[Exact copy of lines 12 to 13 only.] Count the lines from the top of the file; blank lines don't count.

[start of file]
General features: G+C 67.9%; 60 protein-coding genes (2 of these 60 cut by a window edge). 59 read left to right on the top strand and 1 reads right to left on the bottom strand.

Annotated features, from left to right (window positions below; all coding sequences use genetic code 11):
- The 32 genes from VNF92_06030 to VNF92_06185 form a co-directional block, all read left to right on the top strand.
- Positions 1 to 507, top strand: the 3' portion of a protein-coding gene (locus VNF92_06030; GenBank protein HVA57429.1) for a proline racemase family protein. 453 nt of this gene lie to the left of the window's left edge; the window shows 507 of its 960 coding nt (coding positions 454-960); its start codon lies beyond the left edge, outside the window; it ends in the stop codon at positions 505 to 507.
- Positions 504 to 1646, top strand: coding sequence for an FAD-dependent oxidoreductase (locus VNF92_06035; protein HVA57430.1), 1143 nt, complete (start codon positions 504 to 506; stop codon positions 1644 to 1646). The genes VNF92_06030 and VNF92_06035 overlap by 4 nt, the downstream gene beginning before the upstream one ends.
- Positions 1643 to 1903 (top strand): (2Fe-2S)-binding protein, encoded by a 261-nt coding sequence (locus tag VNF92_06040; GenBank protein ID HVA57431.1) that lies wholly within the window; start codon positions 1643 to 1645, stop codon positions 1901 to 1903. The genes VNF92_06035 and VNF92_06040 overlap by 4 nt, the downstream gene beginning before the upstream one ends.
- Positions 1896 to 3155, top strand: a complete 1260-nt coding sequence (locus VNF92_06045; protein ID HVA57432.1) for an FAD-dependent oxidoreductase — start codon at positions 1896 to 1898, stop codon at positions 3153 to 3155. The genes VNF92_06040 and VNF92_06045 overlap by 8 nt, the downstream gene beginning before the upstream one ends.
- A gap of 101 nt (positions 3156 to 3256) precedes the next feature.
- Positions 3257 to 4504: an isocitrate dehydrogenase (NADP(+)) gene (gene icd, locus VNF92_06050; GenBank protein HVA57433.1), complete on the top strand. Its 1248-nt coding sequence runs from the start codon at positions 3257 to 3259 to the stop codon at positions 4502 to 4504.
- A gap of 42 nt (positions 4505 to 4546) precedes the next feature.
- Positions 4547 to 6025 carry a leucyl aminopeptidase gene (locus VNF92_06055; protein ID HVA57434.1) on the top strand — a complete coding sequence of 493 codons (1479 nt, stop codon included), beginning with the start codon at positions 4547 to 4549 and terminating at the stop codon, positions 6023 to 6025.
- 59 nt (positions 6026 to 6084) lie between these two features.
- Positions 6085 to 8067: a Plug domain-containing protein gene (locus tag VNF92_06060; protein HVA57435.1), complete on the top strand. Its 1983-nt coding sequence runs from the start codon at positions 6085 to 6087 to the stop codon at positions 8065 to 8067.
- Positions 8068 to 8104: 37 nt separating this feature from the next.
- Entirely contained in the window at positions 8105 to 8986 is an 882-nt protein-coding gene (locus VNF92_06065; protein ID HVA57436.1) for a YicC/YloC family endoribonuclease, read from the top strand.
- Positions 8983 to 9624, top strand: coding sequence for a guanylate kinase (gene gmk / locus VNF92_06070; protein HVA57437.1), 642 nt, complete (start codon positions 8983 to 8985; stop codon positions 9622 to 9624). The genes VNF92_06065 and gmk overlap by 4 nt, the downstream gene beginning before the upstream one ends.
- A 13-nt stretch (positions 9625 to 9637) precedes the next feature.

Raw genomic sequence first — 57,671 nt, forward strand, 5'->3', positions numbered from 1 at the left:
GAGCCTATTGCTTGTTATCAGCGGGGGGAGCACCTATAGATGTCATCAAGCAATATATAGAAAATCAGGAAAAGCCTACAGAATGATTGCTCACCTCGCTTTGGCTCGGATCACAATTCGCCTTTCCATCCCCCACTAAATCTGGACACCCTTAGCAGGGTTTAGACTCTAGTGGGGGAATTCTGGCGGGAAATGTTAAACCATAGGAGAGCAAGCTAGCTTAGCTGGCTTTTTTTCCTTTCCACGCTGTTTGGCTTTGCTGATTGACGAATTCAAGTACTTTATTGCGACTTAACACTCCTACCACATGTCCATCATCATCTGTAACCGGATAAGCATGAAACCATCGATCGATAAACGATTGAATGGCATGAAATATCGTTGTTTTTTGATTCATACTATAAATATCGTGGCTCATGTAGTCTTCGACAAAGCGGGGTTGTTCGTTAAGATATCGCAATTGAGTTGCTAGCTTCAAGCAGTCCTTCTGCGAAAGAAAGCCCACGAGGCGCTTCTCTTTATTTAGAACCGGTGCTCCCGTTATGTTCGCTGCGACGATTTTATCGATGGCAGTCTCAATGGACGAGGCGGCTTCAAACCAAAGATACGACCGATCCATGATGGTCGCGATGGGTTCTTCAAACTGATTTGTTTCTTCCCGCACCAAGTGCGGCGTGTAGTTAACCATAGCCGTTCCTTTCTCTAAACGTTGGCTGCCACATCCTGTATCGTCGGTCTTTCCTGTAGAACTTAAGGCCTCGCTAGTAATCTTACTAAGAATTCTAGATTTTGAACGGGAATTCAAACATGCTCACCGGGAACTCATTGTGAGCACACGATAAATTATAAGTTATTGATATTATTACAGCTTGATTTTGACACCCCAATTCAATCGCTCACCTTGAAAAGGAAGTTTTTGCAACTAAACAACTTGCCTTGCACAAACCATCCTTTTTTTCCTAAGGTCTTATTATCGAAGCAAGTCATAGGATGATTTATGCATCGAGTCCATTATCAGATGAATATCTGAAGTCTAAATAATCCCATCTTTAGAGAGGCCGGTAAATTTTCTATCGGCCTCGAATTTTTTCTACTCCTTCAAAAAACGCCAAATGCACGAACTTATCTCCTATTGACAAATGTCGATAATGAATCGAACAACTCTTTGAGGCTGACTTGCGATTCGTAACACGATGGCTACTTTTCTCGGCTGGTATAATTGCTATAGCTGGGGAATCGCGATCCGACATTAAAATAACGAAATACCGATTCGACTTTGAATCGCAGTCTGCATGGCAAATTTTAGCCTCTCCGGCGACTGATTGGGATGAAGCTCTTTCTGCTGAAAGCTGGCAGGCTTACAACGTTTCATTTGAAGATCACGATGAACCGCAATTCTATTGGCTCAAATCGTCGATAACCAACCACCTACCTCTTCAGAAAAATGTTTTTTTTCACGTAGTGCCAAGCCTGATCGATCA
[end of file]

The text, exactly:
- 59 nt (positions 6026 to 6084) lie between these two features.
- Positions 6085 to 8067: a Plug domain-containing protein gene (locus tag VNF92_06060; protein HVA57435.1), complete on the top strand. Its 1983-nt coding sequence runs from the start codon at positions 6085 to 6087 to the stop codon at positions 8065 to 8067.